Midway through Richard Rodriguez’s recent spiritual autobiography, Darling, the author offers Catholic readers a useful catechism: “I stay in the church because the church is more than its ignorance; the church gives me more than it denies me. I stay in the church because it is mine.” Rodriguez identifies as a Catholic, gay Chicano writer of nonfiction, but his name is rarely mentioned in discussions about the fate of the Catholic writer today. Perhaps he is too much of an outlier, too much of an “other” to be lumped in with the names that have been tossed about by Paul Elie, Dana Gioia and several other literary critics and writers, who for many months have been conducting a kind of round-robin debate about the “Golden Age” of Catholic writing. When did that Golden Age end, and why? Was it the rising tides of secularism, the loss of a centralized literary culture in the United States, the Second Vatican Council or all of the above?
Let’s go with all of the above. A common thread in the essays by Elie and Gioia, published in The New York Times (“Has Fiction Lost Its Faith?” 12/19/12) and First Things (“The Catholic Writer Today,” 12/1/2013) respectively, is their overwhelming tone of nostalgia. These writers seem to pine for an age of faith that no longer exists. In the era for which they yearn, Catholicism had not only a distinctive literary culture, but a distinctive culture: a sense of “otherness” that set it apart from America’s Protestant majority, a set of gestures and a creed that formed a wall around its adherents and kept them safe. That nostalgia runs through Rodriguez’s memoir as well, but it is tempered by Rodriguez’s knowledge of his doubled and tripled “otherness” as a gay Chicano. Rodriguez is unquestionably a Catholic writer, and one with plenty of mainstream literary and media clout, but because he is not a novelist, he is only mentioned in passing in the ongoing debate.
The novel, it seems, is the apex of Catholic literary art. Mention “Catholic writing” and the same names come up over and over and over again: Flannery O’Connor, Walker Percy, J. R. R. Tolkien, Evelyn Waugh, Graham Greene and G. K. Chesterton (whose novels and short fiction are arguably read more often than his essays and theological work). Thomas Merton is, of course, included in the canonical grouping of Catholic authors, even though he did not write novels, but he was a bestselling writer who led thousands of men and women into explorations of monastic practice and consecrated life. So Merton gets a pass, but the novel is mentioned over and over again, even in a time when nonfiction outsells fiction and fills the pages of magazines and literary journals, and when literary fiction is increasingly difficult to publish and is read less and less.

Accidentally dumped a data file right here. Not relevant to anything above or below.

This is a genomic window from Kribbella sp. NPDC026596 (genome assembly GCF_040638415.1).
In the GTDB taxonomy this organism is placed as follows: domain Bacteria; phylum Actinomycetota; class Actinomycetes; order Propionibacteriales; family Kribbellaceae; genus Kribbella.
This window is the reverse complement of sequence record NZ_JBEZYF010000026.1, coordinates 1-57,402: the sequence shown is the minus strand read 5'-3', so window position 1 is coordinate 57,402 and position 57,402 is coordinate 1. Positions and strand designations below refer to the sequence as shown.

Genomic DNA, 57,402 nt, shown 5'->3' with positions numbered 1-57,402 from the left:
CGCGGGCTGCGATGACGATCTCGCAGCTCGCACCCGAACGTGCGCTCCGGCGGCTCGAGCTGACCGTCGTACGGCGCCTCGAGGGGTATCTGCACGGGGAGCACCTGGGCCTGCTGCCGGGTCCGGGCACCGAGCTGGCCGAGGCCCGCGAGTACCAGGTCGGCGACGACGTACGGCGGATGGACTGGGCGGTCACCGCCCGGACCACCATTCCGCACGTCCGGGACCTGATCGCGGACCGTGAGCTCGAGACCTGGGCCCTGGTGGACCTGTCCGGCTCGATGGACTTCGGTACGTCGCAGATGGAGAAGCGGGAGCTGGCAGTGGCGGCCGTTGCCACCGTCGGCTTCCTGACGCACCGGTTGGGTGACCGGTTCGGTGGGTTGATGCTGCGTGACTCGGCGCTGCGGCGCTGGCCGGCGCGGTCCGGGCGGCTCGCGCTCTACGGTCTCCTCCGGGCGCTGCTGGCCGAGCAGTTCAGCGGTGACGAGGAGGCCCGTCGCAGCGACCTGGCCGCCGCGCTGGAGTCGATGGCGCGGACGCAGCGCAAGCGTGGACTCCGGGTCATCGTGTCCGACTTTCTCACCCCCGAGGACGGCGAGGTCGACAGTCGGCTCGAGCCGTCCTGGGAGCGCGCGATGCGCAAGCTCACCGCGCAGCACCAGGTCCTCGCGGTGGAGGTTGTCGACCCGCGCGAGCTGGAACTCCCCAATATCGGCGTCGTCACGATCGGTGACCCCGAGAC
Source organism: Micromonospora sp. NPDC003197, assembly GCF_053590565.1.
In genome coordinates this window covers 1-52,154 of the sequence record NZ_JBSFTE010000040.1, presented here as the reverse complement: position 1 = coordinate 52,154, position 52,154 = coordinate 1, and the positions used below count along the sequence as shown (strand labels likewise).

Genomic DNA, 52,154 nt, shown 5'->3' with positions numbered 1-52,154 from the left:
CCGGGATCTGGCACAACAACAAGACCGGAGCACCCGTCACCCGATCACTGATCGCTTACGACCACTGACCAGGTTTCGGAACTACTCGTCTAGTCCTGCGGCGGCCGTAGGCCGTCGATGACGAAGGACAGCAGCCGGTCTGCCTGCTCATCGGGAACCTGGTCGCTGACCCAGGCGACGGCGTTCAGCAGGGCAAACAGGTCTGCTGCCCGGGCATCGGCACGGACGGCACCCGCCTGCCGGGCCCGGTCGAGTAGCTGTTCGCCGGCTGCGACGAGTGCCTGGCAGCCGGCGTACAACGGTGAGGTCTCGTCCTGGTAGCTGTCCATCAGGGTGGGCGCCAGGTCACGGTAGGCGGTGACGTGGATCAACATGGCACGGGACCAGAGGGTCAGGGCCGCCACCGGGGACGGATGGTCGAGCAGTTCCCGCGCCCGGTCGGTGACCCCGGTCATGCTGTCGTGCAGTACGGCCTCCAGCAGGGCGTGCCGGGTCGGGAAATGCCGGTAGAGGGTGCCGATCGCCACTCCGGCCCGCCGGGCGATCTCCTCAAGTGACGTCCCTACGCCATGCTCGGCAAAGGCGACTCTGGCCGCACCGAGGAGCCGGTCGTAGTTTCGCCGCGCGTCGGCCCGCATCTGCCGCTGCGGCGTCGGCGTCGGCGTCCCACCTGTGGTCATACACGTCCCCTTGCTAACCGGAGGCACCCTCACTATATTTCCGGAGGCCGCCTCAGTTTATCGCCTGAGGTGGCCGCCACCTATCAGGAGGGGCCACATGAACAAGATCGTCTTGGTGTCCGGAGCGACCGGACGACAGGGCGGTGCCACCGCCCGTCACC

Famous and Dead
The fact is that no matter the genre they worked in, the Catholic writers most often brought up in this debate have one thing in common: they are dead. In this line of thought, Catholic literary culture today might best be described as a funeral for multiple corpses. This, for living Catholic writers, makes for a rather depressing set of circumstances to enter into. Gioia recently tempered this nostalgia in an interview with The Jesuit Post and offered a list of living Catholic writers he considers highly influential. For me and many other readers, however, the age of the writers on the list only further cemented the notion that Catholic literary culture is the property of a different generation. Gioia names Tobias Wolff, who is 68; Ron Hansen, 66; Alice McDermott, 60; Cormac McCarthy, 80; Don DeLillo, 77; John Guare, 76; John Patrick Shanley, 63; Rhina Espaillat, 82; X. J. Kennedy, 84; and George R. R. Martin, 65, as the most vital examples of Catholic writers, both practicing and lapsed. With all respect to the vivacity, talent and skill of this group, all of whom I look up to and admire, something is missing. In addition to the lack of gender or ethnic diversity, Gioia’s list also has no one under the age of eligibility for A.A.R.P. membership.